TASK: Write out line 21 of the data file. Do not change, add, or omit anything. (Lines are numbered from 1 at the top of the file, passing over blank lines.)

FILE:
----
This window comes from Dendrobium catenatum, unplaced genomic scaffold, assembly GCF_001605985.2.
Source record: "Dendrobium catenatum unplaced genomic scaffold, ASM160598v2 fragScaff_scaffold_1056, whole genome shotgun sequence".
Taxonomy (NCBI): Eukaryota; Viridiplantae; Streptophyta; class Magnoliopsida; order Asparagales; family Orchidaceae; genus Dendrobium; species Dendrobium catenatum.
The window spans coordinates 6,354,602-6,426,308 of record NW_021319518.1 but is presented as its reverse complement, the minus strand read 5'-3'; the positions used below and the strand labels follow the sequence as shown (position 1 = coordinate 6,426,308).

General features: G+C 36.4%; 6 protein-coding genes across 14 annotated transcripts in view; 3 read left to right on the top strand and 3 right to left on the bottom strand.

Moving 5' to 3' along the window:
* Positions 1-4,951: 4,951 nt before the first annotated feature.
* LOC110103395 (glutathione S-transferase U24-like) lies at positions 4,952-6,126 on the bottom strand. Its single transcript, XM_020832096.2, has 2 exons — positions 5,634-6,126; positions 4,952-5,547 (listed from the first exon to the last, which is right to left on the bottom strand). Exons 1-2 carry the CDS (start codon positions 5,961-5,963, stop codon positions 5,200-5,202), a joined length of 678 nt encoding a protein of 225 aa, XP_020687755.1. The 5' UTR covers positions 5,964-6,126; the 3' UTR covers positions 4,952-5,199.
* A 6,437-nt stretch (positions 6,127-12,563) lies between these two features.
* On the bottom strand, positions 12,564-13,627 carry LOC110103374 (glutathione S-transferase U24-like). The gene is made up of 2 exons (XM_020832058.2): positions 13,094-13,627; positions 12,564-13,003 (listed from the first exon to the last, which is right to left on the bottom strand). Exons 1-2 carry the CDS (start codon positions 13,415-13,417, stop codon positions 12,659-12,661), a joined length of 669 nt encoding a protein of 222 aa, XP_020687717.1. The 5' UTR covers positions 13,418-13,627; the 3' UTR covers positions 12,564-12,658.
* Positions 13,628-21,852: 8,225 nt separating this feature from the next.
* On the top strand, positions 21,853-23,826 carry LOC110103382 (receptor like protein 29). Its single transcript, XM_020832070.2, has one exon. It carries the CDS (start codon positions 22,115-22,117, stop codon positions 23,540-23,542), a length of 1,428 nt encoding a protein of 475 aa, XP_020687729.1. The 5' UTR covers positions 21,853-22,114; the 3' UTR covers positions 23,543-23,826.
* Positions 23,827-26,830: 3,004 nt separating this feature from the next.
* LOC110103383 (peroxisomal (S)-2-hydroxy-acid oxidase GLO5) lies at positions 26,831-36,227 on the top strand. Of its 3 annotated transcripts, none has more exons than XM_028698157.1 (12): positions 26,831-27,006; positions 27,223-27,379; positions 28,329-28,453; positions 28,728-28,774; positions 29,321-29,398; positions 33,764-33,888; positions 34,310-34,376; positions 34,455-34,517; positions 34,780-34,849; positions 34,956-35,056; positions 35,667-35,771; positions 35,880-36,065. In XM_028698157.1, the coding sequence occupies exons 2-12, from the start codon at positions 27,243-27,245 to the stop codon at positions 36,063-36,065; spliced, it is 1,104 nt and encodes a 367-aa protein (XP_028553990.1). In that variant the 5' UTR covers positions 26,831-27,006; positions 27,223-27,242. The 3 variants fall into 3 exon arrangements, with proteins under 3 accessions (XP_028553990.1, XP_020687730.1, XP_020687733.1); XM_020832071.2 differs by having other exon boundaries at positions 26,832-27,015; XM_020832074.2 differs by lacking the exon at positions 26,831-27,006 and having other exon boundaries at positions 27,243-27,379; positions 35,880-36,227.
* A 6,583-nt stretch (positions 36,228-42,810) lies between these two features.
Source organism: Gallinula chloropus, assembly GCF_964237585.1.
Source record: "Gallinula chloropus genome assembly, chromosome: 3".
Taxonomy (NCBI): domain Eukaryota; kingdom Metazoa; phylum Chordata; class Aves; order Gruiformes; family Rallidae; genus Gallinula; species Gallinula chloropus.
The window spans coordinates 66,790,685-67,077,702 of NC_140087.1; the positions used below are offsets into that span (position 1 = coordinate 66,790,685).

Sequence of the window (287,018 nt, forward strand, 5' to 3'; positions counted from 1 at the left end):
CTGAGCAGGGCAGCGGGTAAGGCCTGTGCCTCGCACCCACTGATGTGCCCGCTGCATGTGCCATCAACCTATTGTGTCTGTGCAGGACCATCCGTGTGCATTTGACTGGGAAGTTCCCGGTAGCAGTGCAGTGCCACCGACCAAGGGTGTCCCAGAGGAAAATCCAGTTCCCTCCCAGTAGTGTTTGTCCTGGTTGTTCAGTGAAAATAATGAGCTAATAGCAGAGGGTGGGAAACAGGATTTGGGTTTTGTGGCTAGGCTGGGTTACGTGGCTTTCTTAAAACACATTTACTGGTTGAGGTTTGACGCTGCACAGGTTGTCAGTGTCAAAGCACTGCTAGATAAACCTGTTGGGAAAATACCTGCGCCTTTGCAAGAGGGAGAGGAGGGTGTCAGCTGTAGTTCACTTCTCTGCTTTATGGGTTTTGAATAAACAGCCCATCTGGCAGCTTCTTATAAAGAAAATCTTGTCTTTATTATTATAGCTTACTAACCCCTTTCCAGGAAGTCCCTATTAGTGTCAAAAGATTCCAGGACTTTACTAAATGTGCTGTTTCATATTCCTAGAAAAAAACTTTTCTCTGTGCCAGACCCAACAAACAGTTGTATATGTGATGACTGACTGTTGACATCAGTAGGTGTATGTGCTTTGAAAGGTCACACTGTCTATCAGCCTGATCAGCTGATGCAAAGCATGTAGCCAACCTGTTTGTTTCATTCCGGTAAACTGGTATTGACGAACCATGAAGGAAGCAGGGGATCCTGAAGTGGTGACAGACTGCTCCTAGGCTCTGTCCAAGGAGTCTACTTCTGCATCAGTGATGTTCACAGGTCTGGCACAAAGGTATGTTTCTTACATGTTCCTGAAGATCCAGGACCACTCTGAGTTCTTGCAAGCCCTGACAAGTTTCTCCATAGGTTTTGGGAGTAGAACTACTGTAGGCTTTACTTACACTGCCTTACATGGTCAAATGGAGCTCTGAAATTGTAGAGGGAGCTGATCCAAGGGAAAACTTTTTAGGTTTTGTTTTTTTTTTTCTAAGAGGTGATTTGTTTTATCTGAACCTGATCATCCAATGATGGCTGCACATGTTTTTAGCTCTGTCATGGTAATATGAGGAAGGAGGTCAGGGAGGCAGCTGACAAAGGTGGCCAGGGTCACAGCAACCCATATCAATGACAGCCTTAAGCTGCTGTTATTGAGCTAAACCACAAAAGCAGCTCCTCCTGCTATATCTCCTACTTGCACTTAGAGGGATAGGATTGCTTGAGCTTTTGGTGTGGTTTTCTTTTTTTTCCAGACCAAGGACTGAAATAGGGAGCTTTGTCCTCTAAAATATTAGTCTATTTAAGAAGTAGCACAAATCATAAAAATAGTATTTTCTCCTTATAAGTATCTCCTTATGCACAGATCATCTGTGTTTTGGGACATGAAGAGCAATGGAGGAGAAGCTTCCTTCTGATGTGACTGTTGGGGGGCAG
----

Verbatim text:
CTGAGCAGGGCAGCGGGTAAGGCCTGTGCCTCGCACCCACTGATGTGCCCGCTGCATGTGCCATCAACCTATTGTGTCTGTGCAGGACCATCCGTGTGCATTTGACTGGGAAGTTCCCGGTAGCAGTGCAGTGCCACCGACCAAGGGTGTCCCAGAGGAAAATCCAGTTCCCTCCCAGTAGTGTTTGTCCTGGTTGTTCAGTGAAAATAATGAGCTAATAGCAGAGGGTGGGAAACAGGATTTGGGTTTTGTGGCTAGGCTGGGTTACGTGGCTTTCTTAAAACACATTTACTGGTTGAGGTTTGACGCTGCACAGGTTGTCAGTGTCAAAGCACTGCTAGATAAACCTGTTGGGAAAATACCTGCGCCTTTGCAAGAGGGAGAGGAGGGTGTCAGCTGTAGTTCACTTCTCTGCTTTATGGGTTTTGAATAAACAGCCCATCTGGCAGCTTCTTATAAAGAAAATCTTGTCTTTATTATTATAGCTTACTAACCCCTTTCCAGGAAGTCCCTATTAGTGTCAAAAGATTCCAGGACTTTACTAAATGTGCTGTTTCATATTCCTAGAAAAAAACTTTTCTCTGTGCCAGACCCAACAAACAGTTGTATATGTGATGACTGACTGTTGACATCAGTAGGTGTATGTGCTTTGAAAGGTCACACTGTCTATCAGCCTGATCAGCTGATGCAAAGCATGTAGCCAACCTGTTTGTTTCATTCCGGTAAACTGGTATTGACGAACCATGAAGGAAGCAGGGGATCCTGAAGTGGTGACAGACTGCTCCTAGGCTCTGTCCAAGGAGTCTACTTCTGCATCAGTGATGTTCACAGGTCTGGCACAAAGGTATGTTTCTTACATGTTCCTGAAGATCCAGGACCACTCTGAGTTCTTGCAAGCCCTGACAAGTTTCTCCATAGGTTTTGGGAGTAGAACTACTGTAGGCTTTACTTACACTGCCTTACATGGTCAAATGGAGCTCTGAAATTGTAGAGGGAGCTGATCCAAGGGAAAACTTTTTAGGTTTTGTTTTTTTTTTTCTAAGAGGTGATTTGTTTTATCTGAACCTGATCATCCAATGATGGCTGCACATGTTTTTAGCTCTGTCATGGTAATATGAGGAAGGAGGTCAGGGAGGCAGCTGACAAAGGTGGCCAGGGTCACAGCAACCCATATCAATGACAGCCTTAAGCTGCTGTTATTGAGCTAAACCACAAAAGCAGCTCCTCCTGCTATATCTCCTACTTGCACTTAGAGGGATAGGATTGCTTGAGCTTTTGGTGTGGTTTTCTTTTTTTTCCAGACCAAGGACTGAAATAGGGAGCTTTGTCCTCTAAAATATTAGTCTATTTAAGAAGTAGCACAAATCATAAAAATAGTATTTTCTCCTTATAAGTATCTCCTTATGCACAGATCATCTGTGTTTTGGGACATGAAGAGCAATGGAGGAGAAGCTTCCTTCTGATGTGACTGTTGGGGGGCAG